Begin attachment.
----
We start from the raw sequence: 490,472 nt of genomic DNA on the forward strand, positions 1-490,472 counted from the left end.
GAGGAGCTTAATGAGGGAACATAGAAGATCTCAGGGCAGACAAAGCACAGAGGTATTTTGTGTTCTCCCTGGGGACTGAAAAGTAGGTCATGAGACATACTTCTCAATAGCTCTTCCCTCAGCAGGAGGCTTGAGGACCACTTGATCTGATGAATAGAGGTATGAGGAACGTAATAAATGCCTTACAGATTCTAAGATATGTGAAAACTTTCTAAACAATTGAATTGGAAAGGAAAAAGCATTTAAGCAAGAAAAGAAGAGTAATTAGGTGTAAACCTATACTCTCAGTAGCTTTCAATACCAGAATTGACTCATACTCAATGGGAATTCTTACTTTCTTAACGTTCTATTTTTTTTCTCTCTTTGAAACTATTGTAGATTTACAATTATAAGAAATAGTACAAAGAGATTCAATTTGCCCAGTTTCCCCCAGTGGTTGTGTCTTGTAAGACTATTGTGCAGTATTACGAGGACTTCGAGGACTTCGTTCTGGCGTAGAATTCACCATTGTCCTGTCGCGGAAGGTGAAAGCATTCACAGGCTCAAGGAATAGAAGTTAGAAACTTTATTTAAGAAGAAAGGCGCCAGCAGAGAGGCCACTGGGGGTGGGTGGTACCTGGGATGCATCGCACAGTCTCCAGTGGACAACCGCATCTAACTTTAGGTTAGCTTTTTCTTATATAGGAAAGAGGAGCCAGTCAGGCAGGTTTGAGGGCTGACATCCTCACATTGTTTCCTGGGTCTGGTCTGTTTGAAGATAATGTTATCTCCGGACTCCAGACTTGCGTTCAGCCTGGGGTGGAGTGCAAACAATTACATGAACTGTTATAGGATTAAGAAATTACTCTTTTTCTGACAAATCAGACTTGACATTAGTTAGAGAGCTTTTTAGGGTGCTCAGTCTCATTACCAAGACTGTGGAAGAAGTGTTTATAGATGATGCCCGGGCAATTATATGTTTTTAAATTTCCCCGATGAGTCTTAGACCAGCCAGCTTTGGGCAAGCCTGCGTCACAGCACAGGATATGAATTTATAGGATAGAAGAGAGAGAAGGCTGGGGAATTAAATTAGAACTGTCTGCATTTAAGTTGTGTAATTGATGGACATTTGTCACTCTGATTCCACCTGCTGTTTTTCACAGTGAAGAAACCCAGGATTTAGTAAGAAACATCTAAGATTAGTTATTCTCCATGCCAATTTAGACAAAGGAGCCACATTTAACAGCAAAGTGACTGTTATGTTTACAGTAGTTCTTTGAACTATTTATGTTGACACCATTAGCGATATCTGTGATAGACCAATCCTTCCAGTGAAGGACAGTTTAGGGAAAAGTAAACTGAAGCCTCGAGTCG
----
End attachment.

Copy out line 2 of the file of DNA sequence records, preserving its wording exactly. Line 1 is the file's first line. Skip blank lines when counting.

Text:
GAGGAGCTTAATGAGGGAACATAGAAGATCTCAGGGCAGACAAAGCACAGAGGTATTTTGTGTTCTCCCTGGGGACTGAAAAGTAGGTCATGAGACATACTTCTCAATAGCTCTTCCCTCAGCAGGAGGCTTGAGGACCACTTGATCTGATGAATAGAGGTATGAGGAACGTAATAAATGCCTTACAGATTCTAAGATATGTGAAAACTTTCTAAACAATTGAATTGGAAAGGAAAAAGCATTTAAGCAAGAAAAGAAGAGTAATTAGGTGTAAACCTATACTCTCAGTAGCTTTCAATACCAGAATTGACTCATACTCAATGGGAATTCTTACTTTCTTAACGTTCTATTTTTTTTCTCTCTTTGAAACTATTGTAGATTTACAATTATAAGAAATAGTACAAAGAGATTCAATTTGCCCAGTTTCCCCCAGTGGTTGTGTCTTGTAAGACTATTGTGCAGTATTACGAGGACTTCGAGGACTTCGTTCTGGCGTAGAATTCACCATTGTCCTGTCGCGGAAGGTGAAAGCATTCACAGGCTCAAGGAATAGAAGTTAGAAACTTTATTTAAGAAGAAAGGCGCCAGCAGAGAGGCCACTGGGGGTGGGTGGTACCTGGGATGCATCGCACAGTCTCCAGTGGACAACCGCATCTAACTTTAGGTTAGCTTTTTCTTATATAGGAAAGAGGAGCCAGTCAGGCAGGTTTGAGGGCTGACATCCTCACATTGTTTCCTGGGTCTGGTCTGTTTGAAGATAATGTTATCTCCGGACTCCAGACTTGCGTTCAGCCTGGGGTGGAGTGCAAACAATTACATGAACTGTTATAGGATTAAGAAATTACTCTTTTTCTGACAAATCAGACTTGACATTAGTTAGAGAGCTTTTTAGGGTGCTCAGTCTCATTACCAAGACTGTGGAAGAAGTGTTTATAGATGATGCCCGGGCAATTATATGTTTTTAAATTTCCCCGATGAGTCTTAGACCAGCCAGCTTTGGGCAAGCCTGCGTCACAGCACAGGATATGAATTTATAGGATAGAAGAGAGAGAAGGCTGGGGAATTAAATTAGAACTGTCTGCATTTAAGTTGTGTAATTGATGGACATTTGTCACTCTGATTCCACCTGCTGTTTTTCACAGTGAAGAAACCCAGGATTTAGTAAGAAACATCTAAGATTAGTTATTCTCCATGCCAATTTAGACAAAGGAGCCACATTTAACAGCAAAGTGACTGTTATGTTTACAGTAGTTCTTTGAACTATTTATGTTGACACCATTAGCGATATCTGTGATAGACCAATCCTTCCAGTGAAGGACAGTTTAGGGAAAAGTAAACTGAAGCCTCGAGTCG